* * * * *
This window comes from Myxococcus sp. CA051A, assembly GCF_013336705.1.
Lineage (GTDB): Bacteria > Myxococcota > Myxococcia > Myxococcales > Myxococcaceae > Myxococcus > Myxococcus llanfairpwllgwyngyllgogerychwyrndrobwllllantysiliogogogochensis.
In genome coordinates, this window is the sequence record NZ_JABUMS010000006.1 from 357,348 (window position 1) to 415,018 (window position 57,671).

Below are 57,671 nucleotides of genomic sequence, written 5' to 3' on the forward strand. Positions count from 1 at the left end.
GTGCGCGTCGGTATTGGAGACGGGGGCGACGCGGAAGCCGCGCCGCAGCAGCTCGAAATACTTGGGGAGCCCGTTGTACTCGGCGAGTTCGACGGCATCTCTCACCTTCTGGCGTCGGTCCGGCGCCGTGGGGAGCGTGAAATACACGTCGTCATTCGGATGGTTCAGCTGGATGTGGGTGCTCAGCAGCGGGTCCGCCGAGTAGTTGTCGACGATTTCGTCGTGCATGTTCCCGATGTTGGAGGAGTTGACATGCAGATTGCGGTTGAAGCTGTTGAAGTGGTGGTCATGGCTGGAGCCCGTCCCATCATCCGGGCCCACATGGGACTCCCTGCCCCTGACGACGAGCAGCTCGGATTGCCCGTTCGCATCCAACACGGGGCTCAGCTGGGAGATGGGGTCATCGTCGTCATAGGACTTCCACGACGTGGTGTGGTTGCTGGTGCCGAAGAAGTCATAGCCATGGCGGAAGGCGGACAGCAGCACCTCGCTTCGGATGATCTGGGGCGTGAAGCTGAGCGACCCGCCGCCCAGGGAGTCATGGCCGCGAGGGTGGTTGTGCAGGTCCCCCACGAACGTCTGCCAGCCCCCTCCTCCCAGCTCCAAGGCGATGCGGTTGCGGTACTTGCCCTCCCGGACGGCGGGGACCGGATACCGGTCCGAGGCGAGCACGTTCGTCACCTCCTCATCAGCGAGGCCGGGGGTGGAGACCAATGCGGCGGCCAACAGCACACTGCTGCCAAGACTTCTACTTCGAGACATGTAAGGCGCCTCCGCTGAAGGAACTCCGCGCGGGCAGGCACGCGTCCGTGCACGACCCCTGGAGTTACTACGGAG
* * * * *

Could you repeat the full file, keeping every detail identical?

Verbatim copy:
This window comes from Myxococcus sp. CA051A, assembly GCF_013336705.1.
Lineage (GTDB): Bacteria > Myxococcota > Myxococcia > Myxococcales > Myxococcaceae > Myxococcus > Myxococcus llanfairpwllgwyngyllgogerychwyrndrobwllllantysiliogogogochensis.
In genome coordinates, this window is the sequence record NZ_JABUMS010000006.1 from 357,348 (window position 1) to 415,018 (window position 57,671).

Below are 57,671 nucleotides of genomic sequence, written 5' to 3' on the forward strand. Positions count from 1 at the left end.
GTGCGCGTCGGTATTGGAGACGGGGGCGACGCGGAAGCCGCGCCGCAGCAGCTCGAAATACTTGGGGAGCCCGTTGTACTCGGCGAGTTCGACGGCATCTCTCACCTTCTGGCGTCGGTCCGGCGCCGTGGGGAGCGTGAAATACACGTCGTCATTCGGATGGTTCAGCTGGATGTGGGTGCTCAGCAGCGGGTCCGCCGAGTAGTTGTCGACGATTTCGTCGTGCATGTTCCCGATGTTGGAGGAGTTGACATGCAGATTGCGGTTGAAGCTGTTGAAGTGGTGGTCATGGCTGGAGCCCGTCCCATCATCCGGGCCCACATGGGACTCCCTGCCCCTGACGACGAGCAGCTCGGATTGCCCGTTCGCATCCAACACGGGGCTCAGCTGGGAGATGGGGTCATCGTCGTCATAGGACTTCCACGACGTGGTGTGGTTGCTGGTGCCGAAGAAGTCATAGCCATGGCGGAAGGCGGACAGCAGCACCTCGCTTCGGATGATCTGGGGCGTGAAGCTGAGCGACCCGCCGCCCAGGGAGTCATGGCCGCGAGGGTGGTTGTGCAGGTCCCCCACGAACGTCTGCCAGCCCCCTCCTCCCAGCTCCAAGGCGATGCGGTTGCGGTACTTGCCCTCCCGGACGGCGGGGACCGGATACCGGTCCGAGGCGAGCACGTTCGTCACCTCCTCATCAGCGAGGCCGGGGGTGGAGACCAATGCGGCGGCCAACAGCACACTGCTGCCAAGACTTCTACTTCGAGACATGTAAGGCGCCTCCGCTGAAGGAACTCCGCGCGGGCAGGCACGCGTCCGTGCACGACCCCTGGAGTTACTACGGAG